Following the UK government spending review and the pledge of innovation funding to develop low carbon technology and a focus on the re-use of industrial waste heat to help towards decarbonisation targets, the innovation work to improve the return on investment for WHR technologies such as Organic Rankine Cycle ORC generators continues. To date the conversion of low temperature industrial waste heat to low carbon electricity technology has been slow to be installed, mostly only integrated with the support of grant funding to help meet the hurdle rates of return on investments of heat intensive industries. These grant funded projects have helped pave the way to trial the best available WHR techniques and technologies and lead to further innovation to improve the installed cost per kW. The grants from central European programmes such as Horizon 2020 to European member state grants such as Innovate UK, to Regional Grant Funds for development zone areas have all played their part in commercialising ORC technology.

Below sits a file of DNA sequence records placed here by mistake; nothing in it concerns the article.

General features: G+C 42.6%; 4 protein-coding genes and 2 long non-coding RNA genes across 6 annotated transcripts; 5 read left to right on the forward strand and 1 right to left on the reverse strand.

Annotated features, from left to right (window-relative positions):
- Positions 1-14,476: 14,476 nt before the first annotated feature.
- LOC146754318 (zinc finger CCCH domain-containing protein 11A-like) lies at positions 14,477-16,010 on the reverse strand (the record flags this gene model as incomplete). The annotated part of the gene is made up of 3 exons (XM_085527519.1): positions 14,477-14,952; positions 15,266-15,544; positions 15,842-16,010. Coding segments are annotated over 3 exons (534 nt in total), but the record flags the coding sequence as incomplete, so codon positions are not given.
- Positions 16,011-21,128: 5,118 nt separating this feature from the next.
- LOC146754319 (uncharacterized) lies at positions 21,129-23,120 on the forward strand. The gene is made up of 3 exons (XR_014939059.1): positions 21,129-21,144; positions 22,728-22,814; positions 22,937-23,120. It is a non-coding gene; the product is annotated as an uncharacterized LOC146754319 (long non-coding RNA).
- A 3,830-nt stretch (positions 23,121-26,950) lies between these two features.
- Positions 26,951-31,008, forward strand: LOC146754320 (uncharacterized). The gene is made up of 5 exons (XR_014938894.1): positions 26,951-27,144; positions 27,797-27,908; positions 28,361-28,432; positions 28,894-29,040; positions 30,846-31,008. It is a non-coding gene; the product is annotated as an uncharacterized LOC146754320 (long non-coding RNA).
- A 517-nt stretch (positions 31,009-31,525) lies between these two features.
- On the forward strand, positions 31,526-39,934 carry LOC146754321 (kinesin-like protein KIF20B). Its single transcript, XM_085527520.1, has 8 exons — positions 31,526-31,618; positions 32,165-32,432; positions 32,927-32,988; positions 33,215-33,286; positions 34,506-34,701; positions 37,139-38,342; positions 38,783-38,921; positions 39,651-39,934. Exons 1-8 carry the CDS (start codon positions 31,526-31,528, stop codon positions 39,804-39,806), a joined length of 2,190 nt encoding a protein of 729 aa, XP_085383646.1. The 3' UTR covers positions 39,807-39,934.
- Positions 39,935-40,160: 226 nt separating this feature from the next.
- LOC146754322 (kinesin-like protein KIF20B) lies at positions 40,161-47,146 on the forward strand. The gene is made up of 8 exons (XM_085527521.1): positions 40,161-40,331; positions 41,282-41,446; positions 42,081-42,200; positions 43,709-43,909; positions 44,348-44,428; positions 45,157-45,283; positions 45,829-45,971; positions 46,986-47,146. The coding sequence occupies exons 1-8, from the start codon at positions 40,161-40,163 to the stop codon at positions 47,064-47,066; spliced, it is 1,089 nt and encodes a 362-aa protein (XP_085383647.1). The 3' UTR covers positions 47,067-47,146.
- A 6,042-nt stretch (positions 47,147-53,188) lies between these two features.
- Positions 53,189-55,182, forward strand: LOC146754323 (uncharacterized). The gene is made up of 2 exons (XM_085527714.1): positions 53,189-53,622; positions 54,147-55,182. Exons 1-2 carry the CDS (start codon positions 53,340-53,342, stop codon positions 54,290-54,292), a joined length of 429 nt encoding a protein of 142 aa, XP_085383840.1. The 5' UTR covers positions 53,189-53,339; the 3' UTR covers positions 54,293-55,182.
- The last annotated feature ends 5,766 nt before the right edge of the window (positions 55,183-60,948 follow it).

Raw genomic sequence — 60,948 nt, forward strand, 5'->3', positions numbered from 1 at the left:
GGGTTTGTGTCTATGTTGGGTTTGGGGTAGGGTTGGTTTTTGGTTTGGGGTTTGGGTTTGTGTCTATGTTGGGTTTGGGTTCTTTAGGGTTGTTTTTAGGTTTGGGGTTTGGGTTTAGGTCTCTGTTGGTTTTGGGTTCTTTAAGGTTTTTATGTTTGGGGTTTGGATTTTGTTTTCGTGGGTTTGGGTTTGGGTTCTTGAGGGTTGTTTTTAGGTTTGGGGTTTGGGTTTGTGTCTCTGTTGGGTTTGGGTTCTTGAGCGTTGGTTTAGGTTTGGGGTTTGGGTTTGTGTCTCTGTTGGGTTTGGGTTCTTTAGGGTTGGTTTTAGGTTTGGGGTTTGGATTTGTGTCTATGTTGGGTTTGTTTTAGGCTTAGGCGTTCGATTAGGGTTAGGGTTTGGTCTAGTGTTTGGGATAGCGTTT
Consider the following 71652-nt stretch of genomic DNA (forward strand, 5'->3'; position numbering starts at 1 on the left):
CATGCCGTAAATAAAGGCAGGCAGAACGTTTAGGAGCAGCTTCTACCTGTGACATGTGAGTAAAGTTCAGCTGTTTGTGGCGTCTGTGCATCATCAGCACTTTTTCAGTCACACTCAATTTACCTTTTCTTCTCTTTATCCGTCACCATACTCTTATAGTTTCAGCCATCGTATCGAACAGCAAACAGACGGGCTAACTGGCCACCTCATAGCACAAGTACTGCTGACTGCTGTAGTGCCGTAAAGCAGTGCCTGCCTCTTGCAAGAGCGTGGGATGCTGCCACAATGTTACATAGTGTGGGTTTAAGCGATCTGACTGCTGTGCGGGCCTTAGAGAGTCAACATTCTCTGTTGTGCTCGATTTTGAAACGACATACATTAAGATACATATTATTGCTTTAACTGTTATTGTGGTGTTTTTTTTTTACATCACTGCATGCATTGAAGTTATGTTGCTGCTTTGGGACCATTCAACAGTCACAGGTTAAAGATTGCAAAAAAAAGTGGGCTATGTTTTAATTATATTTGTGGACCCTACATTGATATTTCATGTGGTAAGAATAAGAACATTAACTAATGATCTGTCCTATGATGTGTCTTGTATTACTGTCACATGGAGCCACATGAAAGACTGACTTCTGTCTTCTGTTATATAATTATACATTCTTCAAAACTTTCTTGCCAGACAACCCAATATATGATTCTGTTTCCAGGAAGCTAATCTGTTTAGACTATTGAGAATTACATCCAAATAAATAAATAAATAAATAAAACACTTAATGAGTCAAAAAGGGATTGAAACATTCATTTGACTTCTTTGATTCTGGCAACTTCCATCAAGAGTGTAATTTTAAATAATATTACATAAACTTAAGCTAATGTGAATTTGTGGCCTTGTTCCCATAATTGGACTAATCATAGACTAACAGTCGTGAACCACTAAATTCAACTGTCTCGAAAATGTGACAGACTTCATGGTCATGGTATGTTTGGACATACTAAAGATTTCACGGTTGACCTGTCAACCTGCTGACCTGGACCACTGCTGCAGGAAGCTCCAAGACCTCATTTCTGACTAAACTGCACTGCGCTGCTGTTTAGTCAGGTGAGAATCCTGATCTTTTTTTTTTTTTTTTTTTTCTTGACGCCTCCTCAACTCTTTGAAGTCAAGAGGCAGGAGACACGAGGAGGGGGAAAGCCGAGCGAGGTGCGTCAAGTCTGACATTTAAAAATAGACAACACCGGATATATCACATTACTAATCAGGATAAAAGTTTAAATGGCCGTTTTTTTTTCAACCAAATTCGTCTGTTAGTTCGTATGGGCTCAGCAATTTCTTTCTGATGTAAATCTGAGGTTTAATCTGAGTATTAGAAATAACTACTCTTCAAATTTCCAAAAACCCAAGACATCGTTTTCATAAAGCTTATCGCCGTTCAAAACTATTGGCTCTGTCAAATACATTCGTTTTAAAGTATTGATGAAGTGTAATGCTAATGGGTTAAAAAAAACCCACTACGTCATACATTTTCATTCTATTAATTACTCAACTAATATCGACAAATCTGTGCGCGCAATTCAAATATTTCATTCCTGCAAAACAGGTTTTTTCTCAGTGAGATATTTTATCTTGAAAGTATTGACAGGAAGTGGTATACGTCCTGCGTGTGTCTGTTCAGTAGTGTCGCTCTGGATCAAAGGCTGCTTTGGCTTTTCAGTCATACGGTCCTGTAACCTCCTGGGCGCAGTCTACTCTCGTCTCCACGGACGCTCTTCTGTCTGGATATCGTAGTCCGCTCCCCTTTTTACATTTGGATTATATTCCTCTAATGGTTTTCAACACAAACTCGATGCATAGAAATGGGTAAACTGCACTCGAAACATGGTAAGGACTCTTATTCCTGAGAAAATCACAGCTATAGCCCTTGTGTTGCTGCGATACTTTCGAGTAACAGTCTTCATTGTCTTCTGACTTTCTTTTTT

In addition to grant funding to improve the electrical generating efficiencies of ORC technology the funds have been applied to technical challenges of industrial process applications. An example of this is the collaboration between Heatcatcher and the University of Sussex under the Department of Energy & Climate Change (DECC) Energy Entrepreneurs Fund, is using the support to mitigate the effects of abrasive exhaust gas dust on heat exchangers. The objective of the collaboration is to optimise the design of gravitational de-dusters required to protect the ORC heat exchanger from the abrasive dust particles found in the cement industries cooler exhaust gas.
The University of Sussex is applying its multi-phase Computational Fluid Dynamic CFD skills and laboratory analysis equipment to understand the nature of the dust and then model flow patterns. The model is then tested with geometric features to determine optimum size and shape for dust particle removal.
Cement Clinker Cooler exhaust gas dust under the microscope
CFD analysis of dust particle behaviour in a gravitational de-duster model
In summary the outcome of the grant funded collaboration will serve to demonstrate to the Cement Industry, how the technical challenges of recovering waste heat from kiln and cooler exhaust gasses are mitigated, whilst reducing plant build costs to further improve the economics of WHR installations.